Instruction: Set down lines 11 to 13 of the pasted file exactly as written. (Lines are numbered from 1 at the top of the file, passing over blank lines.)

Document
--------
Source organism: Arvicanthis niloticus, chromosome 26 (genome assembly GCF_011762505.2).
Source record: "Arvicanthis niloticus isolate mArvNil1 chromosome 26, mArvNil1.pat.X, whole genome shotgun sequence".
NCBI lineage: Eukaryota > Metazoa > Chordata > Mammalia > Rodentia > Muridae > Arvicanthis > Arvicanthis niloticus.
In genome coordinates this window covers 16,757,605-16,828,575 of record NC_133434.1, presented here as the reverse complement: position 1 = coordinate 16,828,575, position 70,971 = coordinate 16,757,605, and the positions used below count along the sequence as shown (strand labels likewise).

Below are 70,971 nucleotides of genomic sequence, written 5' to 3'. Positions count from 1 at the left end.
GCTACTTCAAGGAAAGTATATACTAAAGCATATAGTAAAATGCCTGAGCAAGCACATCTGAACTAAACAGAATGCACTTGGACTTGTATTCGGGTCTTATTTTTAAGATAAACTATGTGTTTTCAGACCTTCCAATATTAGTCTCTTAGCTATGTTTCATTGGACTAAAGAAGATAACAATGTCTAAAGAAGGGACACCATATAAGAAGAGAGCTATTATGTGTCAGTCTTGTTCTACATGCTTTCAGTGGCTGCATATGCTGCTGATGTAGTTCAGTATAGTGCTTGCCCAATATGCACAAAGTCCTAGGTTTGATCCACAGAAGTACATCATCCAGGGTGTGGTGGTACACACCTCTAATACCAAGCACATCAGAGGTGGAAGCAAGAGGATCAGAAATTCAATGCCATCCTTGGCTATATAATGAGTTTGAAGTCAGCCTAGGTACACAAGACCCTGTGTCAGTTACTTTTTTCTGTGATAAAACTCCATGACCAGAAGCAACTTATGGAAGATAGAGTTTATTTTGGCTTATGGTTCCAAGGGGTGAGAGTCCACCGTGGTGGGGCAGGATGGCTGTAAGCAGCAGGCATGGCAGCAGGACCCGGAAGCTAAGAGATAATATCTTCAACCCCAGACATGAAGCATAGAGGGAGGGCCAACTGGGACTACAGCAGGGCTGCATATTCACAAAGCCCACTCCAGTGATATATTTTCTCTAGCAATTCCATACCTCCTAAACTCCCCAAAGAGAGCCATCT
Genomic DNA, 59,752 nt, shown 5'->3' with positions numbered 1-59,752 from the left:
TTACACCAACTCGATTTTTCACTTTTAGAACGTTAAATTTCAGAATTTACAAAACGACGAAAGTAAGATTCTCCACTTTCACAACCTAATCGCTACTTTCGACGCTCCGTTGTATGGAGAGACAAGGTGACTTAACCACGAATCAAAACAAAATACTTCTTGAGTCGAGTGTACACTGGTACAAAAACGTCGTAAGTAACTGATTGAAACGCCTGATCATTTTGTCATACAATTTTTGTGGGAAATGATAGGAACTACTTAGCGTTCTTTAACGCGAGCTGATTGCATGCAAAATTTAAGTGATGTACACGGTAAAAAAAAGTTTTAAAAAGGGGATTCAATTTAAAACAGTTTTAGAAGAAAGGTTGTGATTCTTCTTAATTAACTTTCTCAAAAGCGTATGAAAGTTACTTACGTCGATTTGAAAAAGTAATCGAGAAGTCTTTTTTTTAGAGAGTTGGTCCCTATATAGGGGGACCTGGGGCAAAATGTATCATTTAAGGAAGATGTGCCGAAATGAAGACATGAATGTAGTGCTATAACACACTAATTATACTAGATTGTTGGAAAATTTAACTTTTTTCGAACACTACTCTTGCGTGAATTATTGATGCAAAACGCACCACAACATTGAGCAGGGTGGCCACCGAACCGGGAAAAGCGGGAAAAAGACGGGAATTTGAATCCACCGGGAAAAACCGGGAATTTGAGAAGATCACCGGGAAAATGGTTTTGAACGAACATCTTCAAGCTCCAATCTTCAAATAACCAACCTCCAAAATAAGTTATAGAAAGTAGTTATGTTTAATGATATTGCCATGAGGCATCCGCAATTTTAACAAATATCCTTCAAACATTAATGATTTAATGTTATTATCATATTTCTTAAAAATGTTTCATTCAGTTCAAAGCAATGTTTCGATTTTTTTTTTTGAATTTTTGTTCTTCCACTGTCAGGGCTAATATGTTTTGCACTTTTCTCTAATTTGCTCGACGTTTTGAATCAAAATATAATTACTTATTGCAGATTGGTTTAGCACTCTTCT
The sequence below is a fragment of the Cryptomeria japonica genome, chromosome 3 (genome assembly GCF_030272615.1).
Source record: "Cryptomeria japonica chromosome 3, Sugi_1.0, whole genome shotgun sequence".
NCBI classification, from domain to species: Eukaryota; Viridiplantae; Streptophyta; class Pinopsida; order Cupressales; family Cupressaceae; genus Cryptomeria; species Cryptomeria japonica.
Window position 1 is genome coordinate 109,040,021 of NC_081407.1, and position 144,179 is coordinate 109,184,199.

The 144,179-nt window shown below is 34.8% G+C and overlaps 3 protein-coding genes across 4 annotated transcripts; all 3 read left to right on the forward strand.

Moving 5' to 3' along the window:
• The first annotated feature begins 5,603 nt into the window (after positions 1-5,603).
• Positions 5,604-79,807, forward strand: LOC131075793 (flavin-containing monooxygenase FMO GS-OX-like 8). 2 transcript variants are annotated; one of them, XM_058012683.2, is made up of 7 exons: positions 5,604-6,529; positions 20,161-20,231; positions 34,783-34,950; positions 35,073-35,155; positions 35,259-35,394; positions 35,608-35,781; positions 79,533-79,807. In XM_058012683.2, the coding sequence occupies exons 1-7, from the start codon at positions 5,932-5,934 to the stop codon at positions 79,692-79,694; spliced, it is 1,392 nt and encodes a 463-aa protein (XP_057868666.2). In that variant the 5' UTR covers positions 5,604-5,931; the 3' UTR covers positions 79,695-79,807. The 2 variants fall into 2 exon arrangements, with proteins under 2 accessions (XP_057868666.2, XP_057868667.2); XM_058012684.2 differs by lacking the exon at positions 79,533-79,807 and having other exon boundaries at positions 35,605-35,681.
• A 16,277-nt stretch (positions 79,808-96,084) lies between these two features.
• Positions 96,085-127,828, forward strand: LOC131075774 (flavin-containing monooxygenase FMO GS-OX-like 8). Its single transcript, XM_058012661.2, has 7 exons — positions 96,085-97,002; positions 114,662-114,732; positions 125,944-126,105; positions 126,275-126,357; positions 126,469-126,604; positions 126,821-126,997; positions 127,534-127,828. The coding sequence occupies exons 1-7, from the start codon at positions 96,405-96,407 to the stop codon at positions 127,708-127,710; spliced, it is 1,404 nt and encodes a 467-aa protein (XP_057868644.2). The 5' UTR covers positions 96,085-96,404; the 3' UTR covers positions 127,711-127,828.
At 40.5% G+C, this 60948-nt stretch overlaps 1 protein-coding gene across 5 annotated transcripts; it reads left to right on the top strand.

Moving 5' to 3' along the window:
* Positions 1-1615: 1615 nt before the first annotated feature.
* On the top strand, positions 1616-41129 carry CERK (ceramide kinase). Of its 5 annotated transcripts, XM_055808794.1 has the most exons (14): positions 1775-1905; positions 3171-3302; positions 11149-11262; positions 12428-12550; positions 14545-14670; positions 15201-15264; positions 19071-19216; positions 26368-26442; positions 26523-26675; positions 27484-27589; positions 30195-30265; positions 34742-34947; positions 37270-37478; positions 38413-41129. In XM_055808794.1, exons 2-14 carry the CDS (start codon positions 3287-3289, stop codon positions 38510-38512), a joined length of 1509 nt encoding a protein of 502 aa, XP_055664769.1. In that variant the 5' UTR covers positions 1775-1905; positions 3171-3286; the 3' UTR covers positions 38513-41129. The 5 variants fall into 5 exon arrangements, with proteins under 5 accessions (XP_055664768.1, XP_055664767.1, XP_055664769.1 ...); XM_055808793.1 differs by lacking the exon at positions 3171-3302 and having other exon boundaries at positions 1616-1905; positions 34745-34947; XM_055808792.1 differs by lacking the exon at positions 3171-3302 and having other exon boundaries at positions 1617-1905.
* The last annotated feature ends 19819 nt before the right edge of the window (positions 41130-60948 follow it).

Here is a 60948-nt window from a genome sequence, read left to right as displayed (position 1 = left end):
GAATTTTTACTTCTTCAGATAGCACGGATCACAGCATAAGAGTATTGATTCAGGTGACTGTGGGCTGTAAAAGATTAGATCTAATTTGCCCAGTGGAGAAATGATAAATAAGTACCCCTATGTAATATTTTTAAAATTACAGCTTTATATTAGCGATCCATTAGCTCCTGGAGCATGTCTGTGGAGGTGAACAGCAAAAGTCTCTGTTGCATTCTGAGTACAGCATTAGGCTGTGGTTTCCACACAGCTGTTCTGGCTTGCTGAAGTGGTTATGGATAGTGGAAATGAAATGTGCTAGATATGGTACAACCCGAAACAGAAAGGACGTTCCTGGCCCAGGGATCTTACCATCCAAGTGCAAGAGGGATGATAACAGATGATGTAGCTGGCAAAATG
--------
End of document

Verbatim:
NCBI classification, from domain to species: Eukaryota; Viridiplantae; Streptophyta; class Pinopsida; order Cupressales; family Cupressaceae; genus Cryptomeria; species Cryptomeria japonica.
Window position 1 is genome coordinate 109,040,021 of NC_081407.1, and position 144,179 is coordinate 109,184,199.

The 144,179-nt window shown below is 34.8% G+C and overlaps 3 protein-coding genes across 4 annotated transcripts; all 3 read left to right on the forward strand.